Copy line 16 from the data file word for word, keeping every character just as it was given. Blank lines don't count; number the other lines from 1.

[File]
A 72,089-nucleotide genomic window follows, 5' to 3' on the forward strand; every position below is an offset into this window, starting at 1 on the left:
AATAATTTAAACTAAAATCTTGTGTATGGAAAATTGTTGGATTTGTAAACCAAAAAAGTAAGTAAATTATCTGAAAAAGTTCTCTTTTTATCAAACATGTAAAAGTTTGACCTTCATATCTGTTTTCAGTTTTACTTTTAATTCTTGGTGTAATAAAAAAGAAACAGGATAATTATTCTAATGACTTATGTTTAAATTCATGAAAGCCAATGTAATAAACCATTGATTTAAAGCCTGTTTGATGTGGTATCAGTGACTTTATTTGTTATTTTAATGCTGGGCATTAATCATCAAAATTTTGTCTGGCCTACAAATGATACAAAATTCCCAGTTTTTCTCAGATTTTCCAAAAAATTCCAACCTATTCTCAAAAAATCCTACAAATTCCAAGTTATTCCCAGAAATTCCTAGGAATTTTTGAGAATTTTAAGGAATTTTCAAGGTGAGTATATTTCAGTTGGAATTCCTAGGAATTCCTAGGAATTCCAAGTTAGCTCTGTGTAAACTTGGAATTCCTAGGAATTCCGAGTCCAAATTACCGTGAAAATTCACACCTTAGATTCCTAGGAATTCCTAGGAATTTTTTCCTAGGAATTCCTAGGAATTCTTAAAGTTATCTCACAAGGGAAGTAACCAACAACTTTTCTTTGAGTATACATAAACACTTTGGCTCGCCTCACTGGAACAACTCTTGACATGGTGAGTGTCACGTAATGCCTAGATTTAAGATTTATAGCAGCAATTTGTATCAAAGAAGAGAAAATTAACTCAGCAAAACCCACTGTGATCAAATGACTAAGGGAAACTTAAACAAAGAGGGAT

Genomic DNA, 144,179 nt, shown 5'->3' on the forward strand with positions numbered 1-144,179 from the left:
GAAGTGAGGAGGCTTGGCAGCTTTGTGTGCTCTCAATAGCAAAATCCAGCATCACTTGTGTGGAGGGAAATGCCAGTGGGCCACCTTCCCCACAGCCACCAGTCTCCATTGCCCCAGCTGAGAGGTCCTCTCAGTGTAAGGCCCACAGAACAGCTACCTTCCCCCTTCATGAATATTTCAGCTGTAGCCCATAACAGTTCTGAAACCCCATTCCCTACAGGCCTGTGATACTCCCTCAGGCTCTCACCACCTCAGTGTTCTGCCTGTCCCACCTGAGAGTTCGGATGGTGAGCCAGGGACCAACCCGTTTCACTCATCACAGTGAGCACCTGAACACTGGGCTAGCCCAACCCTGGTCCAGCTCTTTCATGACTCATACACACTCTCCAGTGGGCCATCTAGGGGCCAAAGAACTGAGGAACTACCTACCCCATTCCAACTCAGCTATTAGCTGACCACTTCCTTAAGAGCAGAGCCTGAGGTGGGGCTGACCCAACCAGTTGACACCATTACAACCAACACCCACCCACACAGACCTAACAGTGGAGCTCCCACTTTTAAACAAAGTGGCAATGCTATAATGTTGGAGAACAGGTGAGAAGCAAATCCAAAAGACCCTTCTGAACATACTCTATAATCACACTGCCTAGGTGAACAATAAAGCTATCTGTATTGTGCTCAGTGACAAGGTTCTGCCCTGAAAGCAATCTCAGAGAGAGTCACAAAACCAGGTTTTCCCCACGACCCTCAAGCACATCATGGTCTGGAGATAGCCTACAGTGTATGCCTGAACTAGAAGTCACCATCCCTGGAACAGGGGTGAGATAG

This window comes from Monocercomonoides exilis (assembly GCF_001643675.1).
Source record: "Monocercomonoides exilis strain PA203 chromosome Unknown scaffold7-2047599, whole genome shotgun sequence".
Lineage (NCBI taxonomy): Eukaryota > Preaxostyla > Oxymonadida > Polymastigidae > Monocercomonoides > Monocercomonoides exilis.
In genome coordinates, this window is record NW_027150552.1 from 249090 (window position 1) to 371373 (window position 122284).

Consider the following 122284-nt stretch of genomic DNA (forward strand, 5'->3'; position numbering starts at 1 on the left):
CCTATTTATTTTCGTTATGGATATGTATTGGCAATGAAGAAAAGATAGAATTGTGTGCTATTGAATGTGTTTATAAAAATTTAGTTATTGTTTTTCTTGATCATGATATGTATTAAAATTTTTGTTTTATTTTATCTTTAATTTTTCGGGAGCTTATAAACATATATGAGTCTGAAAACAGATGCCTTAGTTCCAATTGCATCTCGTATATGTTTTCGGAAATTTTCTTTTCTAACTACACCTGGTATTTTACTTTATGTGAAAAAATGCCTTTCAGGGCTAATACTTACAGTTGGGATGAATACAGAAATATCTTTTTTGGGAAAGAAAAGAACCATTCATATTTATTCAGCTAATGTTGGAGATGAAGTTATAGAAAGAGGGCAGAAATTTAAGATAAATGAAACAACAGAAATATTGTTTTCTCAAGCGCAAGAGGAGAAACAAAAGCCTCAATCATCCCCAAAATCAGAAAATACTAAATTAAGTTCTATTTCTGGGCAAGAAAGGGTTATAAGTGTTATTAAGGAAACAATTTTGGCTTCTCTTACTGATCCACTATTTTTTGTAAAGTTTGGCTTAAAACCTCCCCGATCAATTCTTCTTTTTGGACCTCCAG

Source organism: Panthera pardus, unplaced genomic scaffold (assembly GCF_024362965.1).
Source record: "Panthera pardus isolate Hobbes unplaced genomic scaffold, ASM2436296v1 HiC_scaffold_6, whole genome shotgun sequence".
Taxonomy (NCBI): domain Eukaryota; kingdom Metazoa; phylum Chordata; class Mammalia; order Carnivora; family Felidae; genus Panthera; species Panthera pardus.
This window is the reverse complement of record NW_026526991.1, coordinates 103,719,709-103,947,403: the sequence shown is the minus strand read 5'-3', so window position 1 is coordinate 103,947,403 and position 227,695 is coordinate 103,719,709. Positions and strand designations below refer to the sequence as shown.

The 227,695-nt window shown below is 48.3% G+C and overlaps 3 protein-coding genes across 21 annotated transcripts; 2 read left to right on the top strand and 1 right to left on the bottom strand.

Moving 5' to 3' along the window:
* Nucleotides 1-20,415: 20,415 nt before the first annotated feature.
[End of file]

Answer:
Moving 5' to 3' along the window: